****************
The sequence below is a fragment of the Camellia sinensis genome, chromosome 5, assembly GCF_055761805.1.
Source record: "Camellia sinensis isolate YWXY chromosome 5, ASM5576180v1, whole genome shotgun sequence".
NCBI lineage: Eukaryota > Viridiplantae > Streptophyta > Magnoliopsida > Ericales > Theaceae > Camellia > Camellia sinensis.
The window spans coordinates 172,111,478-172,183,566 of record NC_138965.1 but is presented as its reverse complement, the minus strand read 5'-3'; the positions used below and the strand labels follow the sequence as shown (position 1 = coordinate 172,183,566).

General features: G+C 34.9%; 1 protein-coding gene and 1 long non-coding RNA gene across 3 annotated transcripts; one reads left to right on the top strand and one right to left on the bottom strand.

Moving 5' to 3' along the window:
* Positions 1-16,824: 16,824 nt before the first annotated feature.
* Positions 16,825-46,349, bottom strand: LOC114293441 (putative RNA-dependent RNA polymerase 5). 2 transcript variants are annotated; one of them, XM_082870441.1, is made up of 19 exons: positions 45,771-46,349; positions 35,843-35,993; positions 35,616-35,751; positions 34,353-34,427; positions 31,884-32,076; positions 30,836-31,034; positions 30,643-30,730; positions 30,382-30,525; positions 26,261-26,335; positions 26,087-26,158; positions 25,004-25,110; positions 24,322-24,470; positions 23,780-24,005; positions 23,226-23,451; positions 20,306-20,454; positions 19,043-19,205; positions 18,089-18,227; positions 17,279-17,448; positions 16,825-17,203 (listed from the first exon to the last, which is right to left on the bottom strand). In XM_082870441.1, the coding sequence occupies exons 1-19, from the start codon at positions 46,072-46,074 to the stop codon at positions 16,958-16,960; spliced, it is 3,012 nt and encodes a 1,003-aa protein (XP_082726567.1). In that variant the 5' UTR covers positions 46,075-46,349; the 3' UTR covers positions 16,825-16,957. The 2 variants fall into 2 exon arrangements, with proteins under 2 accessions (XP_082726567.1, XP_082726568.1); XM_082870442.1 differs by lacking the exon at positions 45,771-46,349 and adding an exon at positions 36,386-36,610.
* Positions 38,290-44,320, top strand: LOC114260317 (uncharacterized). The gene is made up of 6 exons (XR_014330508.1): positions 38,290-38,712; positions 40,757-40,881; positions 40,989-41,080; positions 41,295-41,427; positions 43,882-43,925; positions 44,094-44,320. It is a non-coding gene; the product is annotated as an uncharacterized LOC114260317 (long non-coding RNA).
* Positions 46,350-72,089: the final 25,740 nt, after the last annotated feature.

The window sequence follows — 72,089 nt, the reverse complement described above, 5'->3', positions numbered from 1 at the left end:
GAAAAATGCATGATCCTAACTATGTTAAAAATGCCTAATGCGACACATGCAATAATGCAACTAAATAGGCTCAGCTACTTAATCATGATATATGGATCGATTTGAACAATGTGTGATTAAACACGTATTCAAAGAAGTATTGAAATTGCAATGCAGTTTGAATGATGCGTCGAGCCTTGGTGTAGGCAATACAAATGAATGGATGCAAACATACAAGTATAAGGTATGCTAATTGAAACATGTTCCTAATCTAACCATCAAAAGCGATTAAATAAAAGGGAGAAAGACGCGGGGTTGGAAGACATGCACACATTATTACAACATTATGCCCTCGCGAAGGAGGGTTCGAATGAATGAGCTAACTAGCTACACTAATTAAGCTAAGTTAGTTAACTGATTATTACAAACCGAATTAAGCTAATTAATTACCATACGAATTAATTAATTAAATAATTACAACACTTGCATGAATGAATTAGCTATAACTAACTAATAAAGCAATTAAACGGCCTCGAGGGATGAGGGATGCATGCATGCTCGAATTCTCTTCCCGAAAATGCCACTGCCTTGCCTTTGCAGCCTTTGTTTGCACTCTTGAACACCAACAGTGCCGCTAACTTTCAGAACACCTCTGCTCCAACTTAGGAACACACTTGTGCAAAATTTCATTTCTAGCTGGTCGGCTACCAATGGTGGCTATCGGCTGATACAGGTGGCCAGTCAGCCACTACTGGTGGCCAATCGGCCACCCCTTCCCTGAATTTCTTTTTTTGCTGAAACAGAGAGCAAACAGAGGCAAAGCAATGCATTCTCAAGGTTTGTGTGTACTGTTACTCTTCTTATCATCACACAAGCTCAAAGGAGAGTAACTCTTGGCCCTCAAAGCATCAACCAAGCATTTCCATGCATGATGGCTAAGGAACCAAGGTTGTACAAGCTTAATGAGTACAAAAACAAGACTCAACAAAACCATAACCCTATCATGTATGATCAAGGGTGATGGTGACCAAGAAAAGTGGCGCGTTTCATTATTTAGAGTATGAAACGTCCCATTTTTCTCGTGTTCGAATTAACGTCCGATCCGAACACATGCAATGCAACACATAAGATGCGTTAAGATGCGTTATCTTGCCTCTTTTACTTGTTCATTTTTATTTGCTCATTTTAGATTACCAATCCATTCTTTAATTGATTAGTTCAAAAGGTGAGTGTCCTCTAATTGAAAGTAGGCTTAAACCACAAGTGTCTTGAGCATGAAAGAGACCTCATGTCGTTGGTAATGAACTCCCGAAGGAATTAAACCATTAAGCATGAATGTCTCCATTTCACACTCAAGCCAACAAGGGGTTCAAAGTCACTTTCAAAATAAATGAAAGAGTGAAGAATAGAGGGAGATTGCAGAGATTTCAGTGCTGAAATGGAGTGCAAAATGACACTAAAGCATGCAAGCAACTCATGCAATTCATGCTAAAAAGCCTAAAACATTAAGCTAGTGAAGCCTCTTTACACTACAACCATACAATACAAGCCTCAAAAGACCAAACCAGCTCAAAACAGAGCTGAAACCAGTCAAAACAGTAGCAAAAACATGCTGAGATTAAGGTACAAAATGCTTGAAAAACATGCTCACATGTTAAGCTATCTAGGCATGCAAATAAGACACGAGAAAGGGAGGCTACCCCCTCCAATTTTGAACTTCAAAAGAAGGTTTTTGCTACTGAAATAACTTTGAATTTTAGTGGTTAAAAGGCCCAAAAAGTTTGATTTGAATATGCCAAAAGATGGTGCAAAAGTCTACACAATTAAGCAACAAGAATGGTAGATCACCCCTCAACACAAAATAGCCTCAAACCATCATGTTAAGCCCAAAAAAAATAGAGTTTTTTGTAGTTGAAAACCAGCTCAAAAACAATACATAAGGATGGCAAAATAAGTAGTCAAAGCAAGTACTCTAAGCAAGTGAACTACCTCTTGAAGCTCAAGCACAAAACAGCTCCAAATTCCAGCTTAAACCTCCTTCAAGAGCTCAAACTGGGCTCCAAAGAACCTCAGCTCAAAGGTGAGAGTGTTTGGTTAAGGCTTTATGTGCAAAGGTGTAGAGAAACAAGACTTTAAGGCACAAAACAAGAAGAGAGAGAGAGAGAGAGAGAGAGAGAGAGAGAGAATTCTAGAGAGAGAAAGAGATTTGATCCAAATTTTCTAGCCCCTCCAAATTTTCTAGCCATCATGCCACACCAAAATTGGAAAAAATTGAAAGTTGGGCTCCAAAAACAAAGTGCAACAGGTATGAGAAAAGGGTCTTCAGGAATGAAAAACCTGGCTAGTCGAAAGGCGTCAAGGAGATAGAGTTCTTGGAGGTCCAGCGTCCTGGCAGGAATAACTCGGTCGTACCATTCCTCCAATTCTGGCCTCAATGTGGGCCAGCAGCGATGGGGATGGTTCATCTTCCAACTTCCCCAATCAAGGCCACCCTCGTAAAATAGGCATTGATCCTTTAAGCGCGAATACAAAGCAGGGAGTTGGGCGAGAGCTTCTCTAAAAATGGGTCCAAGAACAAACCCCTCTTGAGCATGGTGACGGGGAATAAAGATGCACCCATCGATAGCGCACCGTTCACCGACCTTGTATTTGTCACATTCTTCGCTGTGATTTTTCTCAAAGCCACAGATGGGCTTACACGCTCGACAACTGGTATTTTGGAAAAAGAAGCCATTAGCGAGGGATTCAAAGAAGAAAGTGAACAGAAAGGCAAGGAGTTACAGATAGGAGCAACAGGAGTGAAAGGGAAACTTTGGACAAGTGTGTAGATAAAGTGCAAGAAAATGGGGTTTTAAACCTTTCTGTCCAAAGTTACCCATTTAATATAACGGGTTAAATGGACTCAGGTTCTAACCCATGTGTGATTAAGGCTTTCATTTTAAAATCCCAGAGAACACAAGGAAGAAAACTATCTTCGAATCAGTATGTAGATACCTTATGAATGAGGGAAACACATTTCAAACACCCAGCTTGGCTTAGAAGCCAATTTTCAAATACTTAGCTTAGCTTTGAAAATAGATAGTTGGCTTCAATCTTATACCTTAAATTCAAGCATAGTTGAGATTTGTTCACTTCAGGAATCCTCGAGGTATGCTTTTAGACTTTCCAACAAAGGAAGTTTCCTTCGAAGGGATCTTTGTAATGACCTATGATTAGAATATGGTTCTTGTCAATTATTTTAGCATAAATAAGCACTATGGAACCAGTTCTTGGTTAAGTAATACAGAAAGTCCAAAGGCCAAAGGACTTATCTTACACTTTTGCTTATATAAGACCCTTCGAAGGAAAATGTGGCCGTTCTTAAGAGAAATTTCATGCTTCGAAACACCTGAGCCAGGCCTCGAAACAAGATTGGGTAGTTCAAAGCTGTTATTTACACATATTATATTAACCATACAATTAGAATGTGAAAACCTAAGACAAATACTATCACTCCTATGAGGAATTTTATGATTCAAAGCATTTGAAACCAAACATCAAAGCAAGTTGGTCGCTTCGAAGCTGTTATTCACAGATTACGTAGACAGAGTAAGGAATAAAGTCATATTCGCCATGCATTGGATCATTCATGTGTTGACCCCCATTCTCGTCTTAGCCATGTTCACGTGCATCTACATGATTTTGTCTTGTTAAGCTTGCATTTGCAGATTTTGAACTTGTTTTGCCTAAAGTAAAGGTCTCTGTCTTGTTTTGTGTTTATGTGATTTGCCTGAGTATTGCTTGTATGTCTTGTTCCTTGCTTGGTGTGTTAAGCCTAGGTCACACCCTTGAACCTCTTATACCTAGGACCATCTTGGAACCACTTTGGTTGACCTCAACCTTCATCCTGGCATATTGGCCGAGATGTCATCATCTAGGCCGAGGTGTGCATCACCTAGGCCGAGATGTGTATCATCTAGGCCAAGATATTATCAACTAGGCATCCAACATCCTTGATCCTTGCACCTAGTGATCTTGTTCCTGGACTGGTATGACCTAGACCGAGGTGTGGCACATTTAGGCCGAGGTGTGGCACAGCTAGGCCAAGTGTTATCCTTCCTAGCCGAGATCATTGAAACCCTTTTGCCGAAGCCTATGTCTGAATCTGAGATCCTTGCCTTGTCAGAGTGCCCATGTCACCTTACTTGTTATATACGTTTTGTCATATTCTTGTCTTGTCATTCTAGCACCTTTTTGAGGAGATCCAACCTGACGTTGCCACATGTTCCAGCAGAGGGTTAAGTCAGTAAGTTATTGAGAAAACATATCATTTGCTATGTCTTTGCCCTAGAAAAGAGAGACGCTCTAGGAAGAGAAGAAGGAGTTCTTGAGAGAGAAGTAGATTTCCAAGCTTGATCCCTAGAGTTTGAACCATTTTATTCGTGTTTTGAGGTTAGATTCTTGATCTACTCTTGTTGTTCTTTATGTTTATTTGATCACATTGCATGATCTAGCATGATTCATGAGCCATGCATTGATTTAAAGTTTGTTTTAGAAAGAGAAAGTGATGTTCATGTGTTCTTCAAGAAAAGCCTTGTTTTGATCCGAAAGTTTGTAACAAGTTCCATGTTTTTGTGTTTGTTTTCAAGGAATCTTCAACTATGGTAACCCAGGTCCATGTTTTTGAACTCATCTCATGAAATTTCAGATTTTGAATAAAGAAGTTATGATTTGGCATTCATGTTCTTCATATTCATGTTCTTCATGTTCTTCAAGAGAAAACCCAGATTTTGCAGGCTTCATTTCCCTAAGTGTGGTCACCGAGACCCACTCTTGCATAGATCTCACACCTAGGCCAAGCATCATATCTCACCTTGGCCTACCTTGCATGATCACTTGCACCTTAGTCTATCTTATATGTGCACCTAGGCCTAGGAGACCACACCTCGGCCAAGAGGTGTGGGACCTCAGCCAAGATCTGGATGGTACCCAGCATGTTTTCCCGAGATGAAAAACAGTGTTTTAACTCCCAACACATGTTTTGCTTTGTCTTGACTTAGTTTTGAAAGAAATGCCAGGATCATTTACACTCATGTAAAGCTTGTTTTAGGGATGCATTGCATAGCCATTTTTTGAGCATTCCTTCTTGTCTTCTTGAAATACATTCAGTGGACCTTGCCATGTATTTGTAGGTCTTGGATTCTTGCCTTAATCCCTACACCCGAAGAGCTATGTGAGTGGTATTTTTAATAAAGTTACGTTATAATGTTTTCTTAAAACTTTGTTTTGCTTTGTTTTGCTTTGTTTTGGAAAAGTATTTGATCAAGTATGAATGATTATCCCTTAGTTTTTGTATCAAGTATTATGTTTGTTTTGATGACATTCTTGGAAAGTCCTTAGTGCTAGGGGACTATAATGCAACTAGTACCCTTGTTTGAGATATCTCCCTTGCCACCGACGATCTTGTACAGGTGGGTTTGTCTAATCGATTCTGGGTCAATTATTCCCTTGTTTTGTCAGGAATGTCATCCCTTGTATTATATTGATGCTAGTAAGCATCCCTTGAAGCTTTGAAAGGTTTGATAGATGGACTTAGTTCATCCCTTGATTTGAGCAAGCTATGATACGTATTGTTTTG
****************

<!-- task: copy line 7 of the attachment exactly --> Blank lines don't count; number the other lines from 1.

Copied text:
* Positions 1-16,824: 16,824 nt before the first annotated feature.